How to Cook Quinoa

Quinoa may be hard to pronounce, but it's simple to make. This versatile whole grain is packed with protein for long-lasting energy. Plus, its hearty, nutty taste will add a flavorful twist to your favorite dishes.

quinoa Andy Lyons

Once you've figured out that it's pronounced KEEN-wah, your next questions are probably "How do I cook it?" and "Why should I?"

Let's tackle the "why" first. Quinoa is a whole grain (well, actually a seed) with serious substance. It contains all eight essential amino acids, which means it's a complete protein. In more digestible language? That means it will fill you up and give you lasting energy. Plus, it's incredibly versatile flavor-wise, making it a kitchen staple that will boost both the deliciousness and healthfulness of your family's meals.

Though the pronunciation isn't intuitive, preparing this healthy and gluten-free grain is simple, whether it's on the stovetop or in the microwave. Both methods yield a fluffy, delicately nutty-flavored side dish.

First Things First

It might sound fussy, but unless the package indicates that the quinoa was pre-rinsed, give it a quick wash. Why? Quinoa contains something called saponin. Saponins are naturally occurring chemical compounds present in a number of specimens of plant and sea life. Among other things, they act as a natural repellent, and though that's good for keeping away bugs and animals when the grain grows, the saponin can impart a bitter taste to cooked quinoa.

    How to Cook Quinoa

    Makes 4 cups

    • 1 cup quinoa
    • 2 cups water
    • pinch salt

    Step 1:
    If your quinoa isn't pre-rinsed, place the quinoa in a mesh strainer. Run under cold water and stir once or twice. This will clean the quinoa of any possible impurities and the bitter taste of saponin.

    Step 2:
    Place the quinoa, 2 cups water, and salt in a saucepan. Over medium heat, bring to a boil. Reduce the heat to medium-low (the boiling will reduce to a simmer).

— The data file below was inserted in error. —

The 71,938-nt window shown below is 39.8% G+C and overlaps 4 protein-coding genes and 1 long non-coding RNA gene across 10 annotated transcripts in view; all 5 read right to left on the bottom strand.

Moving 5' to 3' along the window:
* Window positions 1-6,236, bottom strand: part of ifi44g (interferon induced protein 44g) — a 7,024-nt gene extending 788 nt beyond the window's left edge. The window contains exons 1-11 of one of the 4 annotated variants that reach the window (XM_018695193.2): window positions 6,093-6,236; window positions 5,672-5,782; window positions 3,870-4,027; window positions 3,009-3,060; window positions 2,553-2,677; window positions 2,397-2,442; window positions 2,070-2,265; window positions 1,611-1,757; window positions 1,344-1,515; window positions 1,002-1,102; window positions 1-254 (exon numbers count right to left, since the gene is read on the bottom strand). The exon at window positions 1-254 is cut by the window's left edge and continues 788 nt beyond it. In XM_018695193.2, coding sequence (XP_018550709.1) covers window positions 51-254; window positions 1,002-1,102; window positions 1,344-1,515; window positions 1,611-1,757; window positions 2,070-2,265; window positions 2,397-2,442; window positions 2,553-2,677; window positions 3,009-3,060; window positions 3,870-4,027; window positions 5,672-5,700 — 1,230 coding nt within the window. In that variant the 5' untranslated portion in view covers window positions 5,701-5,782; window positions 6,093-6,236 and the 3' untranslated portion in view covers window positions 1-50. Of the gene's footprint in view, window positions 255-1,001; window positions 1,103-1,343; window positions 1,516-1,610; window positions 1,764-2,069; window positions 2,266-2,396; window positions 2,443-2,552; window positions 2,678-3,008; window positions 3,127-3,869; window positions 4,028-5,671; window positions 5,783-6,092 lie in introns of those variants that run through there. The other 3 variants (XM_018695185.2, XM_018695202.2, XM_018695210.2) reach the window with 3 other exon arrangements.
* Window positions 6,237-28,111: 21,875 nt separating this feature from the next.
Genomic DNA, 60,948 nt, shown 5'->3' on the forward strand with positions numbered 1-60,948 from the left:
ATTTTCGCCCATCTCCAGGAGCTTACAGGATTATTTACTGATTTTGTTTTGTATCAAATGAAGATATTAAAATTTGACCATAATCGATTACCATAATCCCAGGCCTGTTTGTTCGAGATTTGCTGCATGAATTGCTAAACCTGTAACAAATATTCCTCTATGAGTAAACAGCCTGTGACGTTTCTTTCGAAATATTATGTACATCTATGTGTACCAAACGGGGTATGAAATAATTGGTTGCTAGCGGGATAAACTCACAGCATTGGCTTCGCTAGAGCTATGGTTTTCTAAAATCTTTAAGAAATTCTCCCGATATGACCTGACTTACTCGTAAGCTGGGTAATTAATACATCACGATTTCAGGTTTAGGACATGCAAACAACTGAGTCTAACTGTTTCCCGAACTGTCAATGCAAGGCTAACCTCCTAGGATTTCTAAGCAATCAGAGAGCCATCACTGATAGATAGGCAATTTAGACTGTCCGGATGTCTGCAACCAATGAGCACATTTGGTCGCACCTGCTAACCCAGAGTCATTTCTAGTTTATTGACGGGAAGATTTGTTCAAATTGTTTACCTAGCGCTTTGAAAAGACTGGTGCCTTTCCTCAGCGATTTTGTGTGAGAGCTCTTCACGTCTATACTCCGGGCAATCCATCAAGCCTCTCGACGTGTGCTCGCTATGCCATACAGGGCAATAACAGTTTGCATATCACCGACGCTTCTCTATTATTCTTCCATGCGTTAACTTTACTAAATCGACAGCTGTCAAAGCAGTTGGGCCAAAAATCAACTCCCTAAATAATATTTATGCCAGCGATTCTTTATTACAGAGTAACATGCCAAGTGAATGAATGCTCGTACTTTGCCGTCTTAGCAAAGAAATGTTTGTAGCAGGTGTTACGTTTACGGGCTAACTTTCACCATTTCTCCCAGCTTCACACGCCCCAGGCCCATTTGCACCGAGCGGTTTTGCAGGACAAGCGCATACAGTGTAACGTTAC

Step 3:
    Cover and let simmer until the water has been absorbed by the grains, 15 to 20 minutes. Remove the lid (you may want to use an oven mitt, as steam will rise when you lift it) and let the quinoa rest in the pan for 5 minutes (this should absorb any remaining liquid).

    Fluff with a fork and be amazed by how full it suddenly becomes.

    For a twist, instead of water, cook the quinoa in vegetable, beef, or chicken broth for a full, rich flavor.

      In the Microwave

      Follow Step 1 for cleaning the quinoa. Place the quinoa, water, and salt in a microwave-safe bowl. Microwave on high for 5 minutes, and then microwave at 2-minute intervals until most of the water has been absorbed. (Depending on your microwave, this may be 1 or 2 intervals.) Once most of the water has been absorbed, let the quinoa sit for about 10 minutes. Fluff with a fork before serving.

      To store cooked quinoa, let it cool to room temperature. Place it in an airtight container in the refrigerator for up to 5 days, or in the freezer for up to a month.

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          Copyright © 2014 Meredith Corporation.

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